A month after hundreds of wildfires started spewing toxic smoke along the entire west coast, doctors are seeing the alarming health effects of air pollution piling up.
In northern California’s Stanford Health Care system, hospital admissions have jumped by 12% in recent weeks, including a stunning 43% jump in cerebrovascular conditions such as strokes. In Oregon, health officials reported nearly one out of 10 people visiting the emergency room had asthma-like conditions due to the smoke. And in San Francisco, doctors had to cancel their clinics for recovering Covid-19 patients, because the air was so unhealthy that just getting to their appointments could make patients more sick.
A growing body of scientific evidence paints a dire picture of the effects of wildfire smoke on the human body. Experts told the Guardian earlier this month that the smoke can have an almost immediate effect on people’s health, causing asthma, heart attacks, kidney problems and even mental health issues to surge.
Now, as the west coast reckons with an unprecedented stretch of hazardous air, scientists and health experts are growing even more concerned about the immediate and long-term consequences of continuous exposure to the harmful pollution.
In the Bay Area, despite firefighters gaining control of the nearest blazes started by lightning strikes in August, smoky conditions have persisted, turning the sky orange and keeping people inside their homes.
“We’re on the 30th consecutive day of our ‘Spare the Air’ alerts,” said Kristina Chu of the Bay Area air quality management district on Wednesday. “That’s an all-time record,” she explained; the previous longest was 14 days.
After a month steeped in orange-brown air filled with dangerous tiny particles emitted by the wildfires, patients with pre-existing lung or heart conditions were at particular risk for hospitalization or even premature death, health officials in California said.
“We’ve now had a month of severe exposure to smoke and the levels have been very high,” said Dr Mary Prunicki, director of research for Stanford’s Sean N Parker Center for Allergy & Asthma Research.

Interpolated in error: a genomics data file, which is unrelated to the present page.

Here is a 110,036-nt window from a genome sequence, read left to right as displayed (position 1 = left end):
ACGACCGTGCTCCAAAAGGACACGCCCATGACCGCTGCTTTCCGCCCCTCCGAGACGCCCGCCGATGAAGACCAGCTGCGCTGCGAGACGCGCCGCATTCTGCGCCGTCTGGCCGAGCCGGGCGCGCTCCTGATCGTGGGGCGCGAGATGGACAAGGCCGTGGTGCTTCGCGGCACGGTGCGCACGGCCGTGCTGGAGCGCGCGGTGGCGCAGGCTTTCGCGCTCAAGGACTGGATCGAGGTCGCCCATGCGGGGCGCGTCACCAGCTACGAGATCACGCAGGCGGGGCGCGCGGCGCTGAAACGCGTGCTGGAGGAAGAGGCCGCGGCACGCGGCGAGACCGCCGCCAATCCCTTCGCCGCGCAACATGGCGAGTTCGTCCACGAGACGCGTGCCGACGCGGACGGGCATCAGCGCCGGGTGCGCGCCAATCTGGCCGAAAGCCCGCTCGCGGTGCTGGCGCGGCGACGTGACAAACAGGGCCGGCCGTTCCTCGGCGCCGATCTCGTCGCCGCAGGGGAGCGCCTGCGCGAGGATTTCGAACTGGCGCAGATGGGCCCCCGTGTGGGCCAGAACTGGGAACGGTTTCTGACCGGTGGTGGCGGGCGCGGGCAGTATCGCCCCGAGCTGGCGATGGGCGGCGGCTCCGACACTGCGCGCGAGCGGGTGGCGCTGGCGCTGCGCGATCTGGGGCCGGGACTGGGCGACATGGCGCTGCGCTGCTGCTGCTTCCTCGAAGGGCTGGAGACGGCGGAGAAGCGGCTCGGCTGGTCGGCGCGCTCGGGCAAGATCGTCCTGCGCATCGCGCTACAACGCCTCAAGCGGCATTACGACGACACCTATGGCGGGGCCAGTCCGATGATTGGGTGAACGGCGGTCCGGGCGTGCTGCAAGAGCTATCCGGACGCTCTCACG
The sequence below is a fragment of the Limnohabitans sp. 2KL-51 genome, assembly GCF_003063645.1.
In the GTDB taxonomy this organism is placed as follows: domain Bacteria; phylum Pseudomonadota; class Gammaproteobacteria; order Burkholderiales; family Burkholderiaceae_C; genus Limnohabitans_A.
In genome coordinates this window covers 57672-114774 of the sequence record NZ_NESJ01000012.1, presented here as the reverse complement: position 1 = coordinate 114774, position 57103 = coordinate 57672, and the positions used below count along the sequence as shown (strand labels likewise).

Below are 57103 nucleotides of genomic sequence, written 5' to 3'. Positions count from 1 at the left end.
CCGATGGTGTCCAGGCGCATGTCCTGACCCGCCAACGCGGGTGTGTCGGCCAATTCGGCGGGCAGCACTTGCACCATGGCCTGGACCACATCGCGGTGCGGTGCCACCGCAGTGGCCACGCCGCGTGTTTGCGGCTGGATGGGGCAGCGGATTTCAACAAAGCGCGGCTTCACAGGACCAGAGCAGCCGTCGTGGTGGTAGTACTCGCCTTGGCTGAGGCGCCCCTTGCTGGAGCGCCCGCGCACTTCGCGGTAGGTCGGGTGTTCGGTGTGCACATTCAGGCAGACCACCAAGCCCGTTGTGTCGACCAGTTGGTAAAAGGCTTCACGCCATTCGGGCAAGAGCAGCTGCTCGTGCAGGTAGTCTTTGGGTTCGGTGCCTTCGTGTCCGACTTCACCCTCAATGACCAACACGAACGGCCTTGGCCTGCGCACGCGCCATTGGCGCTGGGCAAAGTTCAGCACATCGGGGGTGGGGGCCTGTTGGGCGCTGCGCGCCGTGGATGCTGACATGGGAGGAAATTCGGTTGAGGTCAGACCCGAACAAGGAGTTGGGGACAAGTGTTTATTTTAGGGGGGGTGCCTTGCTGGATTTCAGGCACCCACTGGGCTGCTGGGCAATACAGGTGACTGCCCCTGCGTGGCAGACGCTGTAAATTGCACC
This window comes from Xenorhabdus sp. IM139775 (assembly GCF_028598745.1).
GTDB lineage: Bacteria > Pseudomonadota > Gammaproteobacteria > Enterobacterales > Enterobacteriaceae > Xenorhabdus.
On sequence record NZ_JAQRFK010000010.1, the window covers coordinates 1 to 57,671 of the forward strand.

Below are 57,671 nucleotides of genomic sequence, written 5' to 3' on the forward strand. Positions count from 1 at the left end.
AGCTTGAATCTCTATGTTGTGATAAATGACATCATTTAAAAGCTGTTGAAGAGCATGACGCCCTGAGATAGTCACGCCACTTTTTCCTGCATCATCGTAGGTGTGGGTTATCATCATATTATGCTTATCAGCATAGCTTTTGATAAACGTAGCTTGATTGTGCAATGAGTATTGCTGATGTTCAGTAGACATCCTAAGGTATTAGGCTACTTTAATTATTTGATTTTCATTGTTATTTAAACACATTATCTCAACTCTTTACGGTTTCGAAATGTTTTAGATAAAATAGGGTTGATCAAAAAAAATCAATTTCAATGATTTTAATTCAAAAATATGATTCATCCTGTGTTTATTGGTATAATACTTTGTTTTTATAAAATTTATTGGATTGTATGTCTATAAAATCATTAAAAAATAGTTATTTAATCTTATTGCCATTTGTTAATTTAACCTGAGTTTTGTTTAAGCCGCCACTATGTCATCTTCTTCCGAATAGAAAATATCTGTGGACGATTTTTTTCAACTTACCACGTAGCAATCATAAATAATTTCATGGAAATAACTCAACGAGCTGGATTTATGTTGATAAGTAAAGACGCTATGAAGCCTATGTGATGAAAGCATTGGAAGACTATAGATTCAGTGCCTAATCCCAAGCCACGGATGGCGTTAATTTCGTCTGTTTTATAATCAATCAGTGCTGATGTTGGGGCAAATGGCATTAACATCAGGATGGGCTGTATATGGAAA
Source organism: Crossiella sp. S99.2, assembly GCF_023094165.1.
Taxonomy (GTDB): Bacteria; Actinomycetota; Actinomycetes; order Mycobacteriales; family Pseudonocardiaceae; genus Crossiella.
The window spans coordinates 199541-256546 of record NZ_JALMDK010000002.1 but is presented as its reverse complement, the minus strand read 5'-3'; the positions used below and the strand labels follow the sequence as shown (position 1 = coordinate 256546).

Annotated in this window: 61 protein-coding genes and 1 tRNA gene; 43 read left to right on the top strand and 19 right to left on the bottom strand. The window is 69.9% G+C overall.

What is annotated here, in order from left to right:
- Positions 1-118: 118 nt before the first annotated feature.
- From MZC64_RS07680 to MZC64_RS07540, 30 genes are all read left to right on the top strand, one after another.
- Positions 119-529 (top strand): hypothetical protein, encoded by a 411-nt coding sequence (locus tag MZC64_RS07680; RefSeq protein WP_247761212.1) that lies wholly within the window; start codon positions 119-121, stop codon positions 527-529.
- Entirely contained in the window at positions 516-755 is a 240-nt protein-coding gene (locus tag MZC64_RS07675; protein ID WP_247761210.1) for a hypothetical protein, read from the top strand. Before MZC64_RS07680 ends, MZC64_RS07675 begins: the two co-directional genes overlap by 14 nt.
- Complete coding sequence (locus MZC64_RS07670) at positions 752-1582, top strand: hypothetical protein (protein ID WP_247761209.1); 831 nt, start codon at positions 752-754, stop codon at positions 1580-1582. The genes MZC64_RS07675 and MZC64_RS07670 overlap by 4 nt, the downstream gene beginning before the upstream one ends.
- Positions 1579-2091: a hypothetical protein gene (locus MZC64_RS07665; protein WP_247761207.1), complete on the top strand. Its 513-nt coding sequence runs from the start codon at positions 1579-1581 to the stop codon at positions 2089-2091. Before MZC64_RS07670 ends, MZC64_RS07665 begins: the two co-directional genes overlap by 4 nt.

At Stanford’s health centers, doctors told the Guardian they had seen a troubling rise in overall hospitalizations, as well as an increase in specific conditions.
Bibek Paudel, a postdoctoral researcher at Stanford’s asthma clinic, has been following the rise in hospitalizations. In the first two weeks after smoke pollution permeated the Bay Area’s air, he calculated an extra 500 people had been admitted to Stanford’s hospitals compared with what would normally be expected – 12% more than the two weeks before the fires. After three weeks of bad air, he could detect an 14% increase in the number of heart patients hospitalized, an 18% percent increase in kidney conditions and a 17% increase in asthma hospitalizations.
Fine particles go to the bottom of your lungs, then can cross over to the bloodstream and go anywhere in your bodyMary Prunicki, Stanford doctor
“The smoke and the number of intense fires has gone up and up,” he said, noting that the California fire season has just begun. “I expect it will go up even more.”
The most alarming finding was the 43% increase in strokes and other cerebrovascular hospitalizations, which could be related to inflammation brought on by the pollution, the researchers said.
The research also shows a 15% increase in hospitalizations for substance abuse disorders and a small uptick in other mental health hospital intakes.
“People were already dealing with the stress of Covid-19,” said Prunicki. “And I read that there has been an increase in alcohol use. This just may be a tipping point.”
Prunicki said researchers were just beginning to understand the many detrimental effects that the smoke ingredients, known as particulate matter 2.5, have on the body.